Nick Lowe Continental Club May 7, 2012
Nick Lowe learned a lesson Monday night: Houston rocks, and Houston will shut up and listen.
Lowe and his band seemed slightly flummoxed by the Continental Club and a beyond-capacity crowd Monday night as they worked through a set that was as carefully laid out as Google mapping instructions.
We're not going to say Lowe was a bit out of touch with the nation's fourth-largest city, but at times it seemed like he couldn't believe this many people showed up on a Monday night, paid $40 a ticket and received every bit of the show like religious fanatics.
Opening solo with the tear-jerking "Stoplight Roses," Lowe established immediately that he's still got the golden pipes. He didn't so much take the crowd as the crowd took him and infused him with electricity. The crowd came to worship and pay respect, and the guru was finally in the room.
It only got better when Lowe broke into "Heart," an up-tempo ditty that could be read several ways. Was Lowe's heart really "pounding like a hammer" as he settled in for the night? We couldn't tell.
But as his band tiptoed onto the stage as he began "What Lack of Love Has Done," it seemed Lowe had found his bearings and realized this Houston might be more than he was expecting. A lot more.
By the fourth tune, Lowe and his crackerjack band of legends -- Bobby Irwin on drums, Geraint Watkins on keys, Rich Radford on bass and Van Morrison veteran Johnny Scott on guitar -- had loosened up enough to rock the crowd with a hard-twanging version of Lowe's evergreen anthem, "Raging Eyes," and the game was really on.
"Raging Eyes" is one of those deceptively simple pop tunes that roll out of Lowe's pen with such ease. But just hearing Lowe sing "Sometimes she's as mean as an M-16 automatic" made things very right in the world.
Give Lowe credit: He's been at this so long he knows how to construct a set list. He segued into the tragic George Jones-ish tear-jerker "Lately I've Let Things Slide" and it was pure magic. "I Trained Her to Love Me," "Has She Got a Friend" and "I Live on a Battlefield" sealed the deal; the Continental has seldom seen a band with this much finesse and professionalism.
Expertly mixing his new material with the tried-and-true chestnuts, by the time he dropped his hit "Cruel To Be Kind," he owned the crowd as much as it owned him. With its left-handed tongue-in-cheekiness, "Sensitive Man" from 2011's That Old Magic -- "I'm a sensitive man / Although first impressions might steer you wrong" -- encapsulates all that makes Lowe one of the great writers of pop songs.
"Somebody Cares for Me" and "House for Sale," also from the new album, put the show into truly sublime territory.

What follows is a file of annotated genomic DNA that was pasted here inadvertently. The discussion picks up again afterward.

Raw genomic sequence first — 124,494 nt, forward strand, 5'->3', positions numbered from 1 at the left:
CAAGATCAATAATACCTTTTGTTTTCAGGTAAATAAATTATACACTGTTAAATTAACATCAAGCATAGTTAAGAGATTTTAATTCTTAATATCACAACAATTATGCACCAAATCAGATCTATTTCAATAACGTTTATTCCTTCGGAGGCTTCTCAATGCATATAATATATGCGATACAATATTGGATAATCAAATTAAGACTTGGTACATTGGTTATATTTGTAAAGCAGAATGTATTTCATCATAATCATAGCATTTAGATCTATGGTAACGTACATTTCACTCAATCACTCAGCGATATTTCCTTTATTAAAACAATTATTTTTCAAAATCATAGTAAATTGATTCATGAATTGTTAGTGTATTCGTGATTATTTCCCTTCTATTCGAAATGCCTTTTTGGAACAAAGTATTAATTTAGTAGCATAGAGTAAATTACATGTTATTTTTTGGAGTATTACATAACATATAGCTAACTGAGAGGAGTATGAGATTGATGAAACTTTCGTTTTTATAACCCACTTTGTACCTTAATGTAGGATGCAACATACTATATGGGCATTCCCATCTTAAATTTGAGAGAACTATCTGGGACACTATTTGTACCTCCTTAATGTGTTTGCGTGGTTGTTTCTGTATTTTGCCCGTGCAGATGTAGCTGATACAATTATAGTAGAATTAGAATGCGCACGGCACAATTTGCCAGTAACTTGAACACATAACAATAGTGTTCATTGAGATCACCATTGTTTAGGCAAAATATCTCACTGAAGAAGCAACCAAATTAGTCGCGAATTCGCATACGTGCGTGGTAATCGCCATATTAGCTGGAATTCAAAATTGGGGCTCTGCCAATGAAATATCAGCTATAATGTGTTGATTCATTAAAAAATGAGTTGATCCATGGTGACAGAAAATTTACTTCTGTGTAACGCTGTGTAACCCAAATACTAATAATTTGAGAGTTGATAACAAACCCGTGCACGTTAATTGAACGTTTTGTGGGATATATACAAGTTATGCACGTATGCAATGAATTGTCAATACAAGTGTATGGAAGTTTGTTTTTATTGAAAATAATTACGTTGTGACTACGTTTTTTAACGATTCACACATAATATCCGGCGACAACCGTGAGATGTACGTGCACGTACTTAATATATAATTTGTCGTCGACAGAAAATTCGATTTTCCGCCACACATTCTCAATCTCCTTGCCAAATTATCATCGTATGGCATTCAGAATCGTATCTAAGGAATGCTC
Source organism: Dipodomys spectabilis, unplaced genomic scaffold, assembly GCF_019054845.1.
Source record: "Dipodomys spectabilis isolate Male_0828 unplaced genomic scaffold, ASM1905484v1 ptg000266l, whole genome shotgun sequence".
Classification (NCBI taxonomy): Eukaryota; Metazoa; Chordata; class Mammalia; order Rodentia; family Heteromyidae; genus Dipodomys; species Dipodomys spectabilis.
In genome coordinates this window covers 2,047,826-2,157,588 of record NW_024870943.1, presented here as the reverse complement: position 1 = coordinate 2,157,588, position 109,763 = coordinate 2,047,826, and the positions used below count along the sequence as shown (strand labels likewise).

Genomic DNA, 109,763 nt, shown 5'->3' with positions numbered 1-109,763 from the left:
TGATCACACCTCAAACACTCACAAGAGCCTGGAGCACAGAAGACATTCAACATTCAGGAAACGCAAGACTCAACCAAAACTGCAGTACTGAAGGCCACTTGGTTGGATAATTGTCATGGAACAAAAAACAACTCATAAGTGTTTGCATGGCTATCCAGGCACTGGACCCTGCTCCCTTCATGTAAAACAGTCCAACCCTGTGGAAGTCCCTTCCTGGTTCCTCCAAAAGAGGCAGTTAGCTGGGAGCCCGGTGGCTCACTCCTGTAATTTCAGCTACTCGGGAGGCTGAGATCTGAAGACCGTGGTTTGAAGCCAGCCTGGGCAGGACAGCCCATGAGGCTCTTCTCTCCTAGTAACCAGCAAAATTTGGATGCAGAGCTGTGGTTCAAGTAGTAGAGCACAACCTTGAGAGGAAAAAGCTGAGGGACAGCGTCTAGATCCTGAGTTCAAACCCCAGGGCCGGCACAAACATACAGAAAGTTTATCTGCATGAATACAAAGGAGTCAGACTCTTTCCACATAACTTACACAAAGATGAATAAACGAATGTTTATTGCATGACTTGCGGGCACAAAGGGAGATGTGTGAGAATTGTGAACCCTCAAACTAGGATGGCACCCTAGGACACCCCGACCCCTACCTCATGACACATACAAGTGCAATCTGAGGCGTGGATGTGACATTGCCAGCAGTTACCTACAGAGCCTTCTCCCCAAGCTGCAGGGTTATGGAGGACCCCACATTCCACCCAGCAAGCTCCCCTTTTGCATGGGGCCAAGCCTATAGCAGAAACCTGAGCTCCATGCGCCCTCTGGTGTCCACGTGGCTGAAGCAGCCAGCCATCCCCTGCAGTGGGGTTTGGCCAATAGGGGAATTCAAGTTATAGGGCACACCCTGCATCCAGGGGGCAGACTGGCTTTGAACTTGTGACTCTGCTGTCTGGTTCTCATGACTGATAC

Heading for the barn, Lowe powered into a cover of Frankie Vaughan's 1961 hit "Tower of Strength" and rolled a Motown treatment over his "One Thing I'll Never Be." The crowd was in heaven, touched by greatness. Scott twanged it hard through "Without Love" and well-chosen rocker finale "I Knew The Bride (When She Used To Rock and Roll)".
And with a wave, they were gone, only an hour and four minutes since Lowe had taken the stage.
But we knew this was all a little game we were playing, knew they weren't done. So after a couple of minutes of adulation, Lowe and his mates returned to please their minions with a rocking version of Rockpile's "When I Write the Book" that was rockpile solid.
Lowe's quiet ballad reading of his classic "What's So Funny (About Peace, Love, and Understanding)" was so solemn and heartfelt, the clock seemed to stop as the crowd soaked in every nuance. One test of a truly great lyric is how many ways it can be turned on its side, how many treatments it can be delivered in and still seal the deal. This one is a classic for the ages, and Lowe's melancholy, down-tempo treatment was a stunner.
Cheeky rocker "Tokyo Bay" took the crowd beyond ecstasy back to Rockpile Land, and Lowe and his mates took it home with a rockabilly treatment of "Hound Dog" that put a smile on every face in the packed house.
One more round of cheering brought Lowe back to the stage for a final treat, a stirring reading of Elvis Costello's "Alison." The encore had lasted 12 minutes.
And with his lesson in pub rock complete, one of the true masters of pop, the Jesus of Cool, was gone. But not before Houston made a deep impression on him. He will be back. And it won't be another ten years before we see Nick Lowe again.
Great songs, legendary players, a respectful, worshipping crowd -- those who missed this magical event missed something as rare as a white elephant.
Okay, Dave Edmunds, now it's your turn.
Personal Bias: Yes, ticket prices were a little out of reach for a lot of people, but we couldn't help thinking we wished a bunch of the kids in Houston's buzz bands of the moment had been here to see how the pros do it and how they carry themselves.
The Crowd: About like you'd expect with a $40 ticket price: Older, white, well-kept. And quiet, very, very quiet, during Lowe's set.
Random Notebook Dump: Drinking afterwards with drummer Bobby Irwin, he seemed genuinely touched when we told him the show was sublime. "Sublime? You really thought so? Wait till I tell the boys."
Heard in the Crowd: (During the opening set by Autumn Defense) "I think the guy on the right is a famous guitar player, but I can't think who it is." It was John Stirratt of Wilco.
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